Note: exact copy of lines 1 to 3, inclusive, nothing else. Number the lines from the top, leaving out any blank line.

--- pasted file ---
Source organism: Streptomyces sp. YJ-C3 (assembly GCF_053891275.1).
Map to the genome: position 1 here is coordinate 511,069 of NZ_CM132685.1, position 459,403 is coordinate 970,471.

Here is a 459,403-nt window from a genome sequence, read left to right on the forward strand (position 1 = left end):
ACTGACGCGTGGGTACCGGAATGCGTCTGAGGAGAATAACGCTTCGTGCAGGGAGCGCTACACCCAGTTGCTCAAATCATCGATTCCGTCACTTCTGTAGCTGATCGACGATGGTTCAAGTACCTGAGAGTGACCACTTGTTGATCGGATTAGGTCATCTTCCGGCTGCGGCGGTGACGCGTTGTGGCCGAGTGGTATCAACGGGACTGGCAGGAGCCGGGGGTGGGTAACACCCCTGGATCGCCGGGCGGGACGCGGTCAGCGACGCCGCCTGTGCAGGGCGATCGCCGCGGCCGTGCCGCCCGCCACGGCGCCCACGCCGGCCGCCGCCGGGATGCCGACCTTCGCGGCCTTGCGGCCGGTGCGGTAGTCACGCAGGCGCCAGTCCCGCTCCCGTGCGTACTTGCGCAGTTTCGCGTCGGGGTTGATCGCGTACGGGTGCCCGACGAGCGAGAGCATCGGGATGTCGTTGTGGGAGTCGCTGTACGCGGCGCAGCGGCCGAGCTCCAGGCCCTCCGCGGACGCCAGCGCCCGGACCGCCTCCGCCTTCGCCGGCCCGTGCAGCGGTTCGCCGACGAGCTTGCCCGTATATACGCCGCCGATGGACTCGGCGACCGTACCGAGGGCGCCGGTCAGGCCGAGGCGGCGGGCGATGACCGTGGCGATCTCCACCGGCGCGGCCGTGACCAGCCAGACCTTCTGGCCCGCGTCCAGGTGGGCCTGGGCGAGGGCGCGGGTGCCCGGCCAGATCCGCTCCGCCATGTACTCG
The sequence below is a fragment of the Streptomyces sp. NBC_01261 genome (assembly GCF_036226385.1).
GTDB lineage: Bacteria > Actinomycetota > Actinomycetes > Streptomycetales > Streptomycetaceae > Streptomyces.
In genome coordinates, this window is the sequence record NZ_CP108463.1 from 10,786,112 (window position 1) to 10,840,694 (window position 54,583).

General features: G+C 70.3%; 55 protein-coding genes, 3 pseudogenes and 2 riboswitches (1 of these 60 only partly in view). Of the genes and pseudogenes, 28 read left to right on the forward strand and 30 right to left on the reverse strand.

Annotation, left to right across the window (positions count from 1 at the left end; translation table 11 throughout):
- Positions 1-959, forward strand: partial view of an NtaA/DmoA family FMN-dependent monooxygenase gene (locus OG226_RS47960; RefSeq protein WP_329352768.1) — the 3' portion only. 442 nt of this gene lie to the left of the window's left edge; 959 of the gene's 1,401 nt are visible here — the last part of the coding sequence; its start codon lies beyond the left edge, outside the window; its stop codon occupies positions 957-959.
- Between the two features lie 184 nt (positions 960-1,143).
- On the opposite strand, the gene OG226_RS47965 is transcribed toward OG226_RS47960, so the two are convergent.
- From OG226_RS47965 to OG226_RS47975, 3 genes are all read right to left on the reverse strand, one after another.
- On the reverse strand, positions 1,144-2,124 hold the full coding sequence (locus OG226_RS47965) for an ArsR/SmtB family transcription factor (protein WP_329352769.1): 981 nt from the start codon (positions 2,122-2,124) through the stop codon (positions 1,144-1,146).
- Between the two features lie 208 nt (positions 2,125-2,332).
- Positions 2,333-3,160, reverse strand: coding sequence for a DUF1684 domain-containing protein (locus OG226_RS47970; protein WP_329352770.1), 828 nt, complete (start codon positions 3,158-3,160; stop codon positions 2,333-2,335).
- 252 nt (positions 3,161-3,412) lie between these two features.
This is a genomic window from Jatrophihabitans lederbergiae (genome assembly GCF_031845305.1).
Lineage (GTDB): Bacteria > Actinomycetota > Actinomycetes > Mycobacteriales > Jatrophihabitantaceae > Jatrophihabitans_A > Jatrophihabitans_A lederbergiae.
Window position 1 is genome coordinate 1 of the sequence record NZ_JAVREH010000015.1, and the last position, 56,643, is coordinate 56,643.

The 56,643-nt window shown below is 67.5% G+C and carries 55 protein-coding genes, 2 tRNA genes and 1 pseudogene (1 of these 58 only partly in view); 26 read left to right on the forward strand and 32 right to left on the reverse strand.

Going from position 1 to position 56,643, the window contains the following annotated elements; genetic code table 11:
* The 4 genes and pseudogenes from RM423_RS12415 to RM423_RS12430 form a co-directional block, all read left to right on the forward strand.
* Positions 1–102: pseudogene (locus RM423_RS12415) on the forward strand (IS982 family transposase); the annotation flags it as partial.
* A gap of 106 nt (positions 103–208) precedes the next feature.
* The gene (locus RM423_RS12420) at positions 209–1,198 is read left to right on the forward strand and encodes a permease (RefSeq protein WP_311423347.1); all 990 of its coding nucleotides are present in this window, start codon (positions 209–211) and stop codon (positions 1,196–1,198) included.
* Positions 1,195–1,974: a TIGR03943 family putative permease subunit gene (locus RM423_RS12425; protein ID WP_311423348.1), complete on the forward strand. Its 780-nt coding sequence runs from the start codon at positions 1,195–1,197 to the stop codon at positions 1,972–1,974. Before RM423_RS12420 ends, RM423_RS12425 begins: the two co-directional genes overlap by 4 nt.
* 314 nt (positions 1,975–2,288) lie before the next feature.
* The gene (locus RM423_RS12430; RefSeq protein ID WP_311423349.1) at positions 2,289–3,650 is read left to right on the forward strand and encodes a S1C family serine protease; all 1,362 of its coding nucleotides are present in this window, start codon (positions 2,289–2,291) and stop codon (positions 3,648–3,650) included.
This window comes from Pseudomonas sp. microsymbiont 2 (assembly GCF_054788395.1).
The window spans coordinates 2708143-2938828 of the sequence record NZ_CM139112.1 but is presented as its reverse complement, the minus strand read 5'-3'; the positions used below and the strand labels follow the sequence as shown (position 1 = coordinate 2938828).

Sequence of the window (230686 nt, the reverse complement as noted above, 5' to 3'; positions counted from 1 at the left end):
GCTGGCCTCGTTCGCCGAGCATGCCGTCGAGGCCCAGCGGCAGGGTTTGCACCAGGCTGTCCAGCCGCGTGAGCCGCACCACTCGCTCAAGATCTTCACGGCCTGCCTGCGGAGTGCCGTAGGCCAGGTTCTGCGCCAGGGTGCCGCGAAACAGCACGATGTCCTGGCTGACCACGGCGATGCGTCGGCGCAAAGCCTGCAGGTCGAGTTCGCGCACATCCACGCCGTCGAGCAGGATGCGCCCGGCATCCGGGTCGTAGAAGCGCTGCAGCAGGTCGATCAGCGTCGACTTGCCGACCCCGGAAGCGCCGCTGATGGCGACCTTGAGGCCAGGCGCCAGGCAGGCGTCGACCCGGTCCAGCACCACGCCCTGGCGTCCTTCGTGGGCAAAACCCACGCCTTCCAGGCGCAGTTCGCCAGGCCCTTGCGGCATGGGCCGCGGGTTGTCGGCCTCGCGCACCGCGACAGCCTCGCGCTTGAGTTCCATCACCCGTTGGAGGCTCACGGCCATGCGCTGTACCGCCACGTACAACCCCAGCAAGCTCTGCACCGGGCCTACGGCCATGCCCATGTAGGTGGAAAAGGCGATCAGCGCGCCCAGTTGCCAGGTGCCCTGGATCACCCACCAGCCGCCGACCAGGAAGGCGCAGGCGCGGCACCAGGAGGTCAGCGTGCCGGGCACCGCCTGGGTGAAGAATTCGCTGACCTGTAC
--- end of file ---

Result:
Source organism: Streptomyces sp. YJ-C3 (assembly GCF_053891275.1).
Map to the genome: position 1 here is coordinate 511,069 of NZ_CM132685.1, position 459,403 is coordinate 970,471.

Here is a 459,403-nt window from a genome sequence, read left to right on the forward strand (position 1 = left end):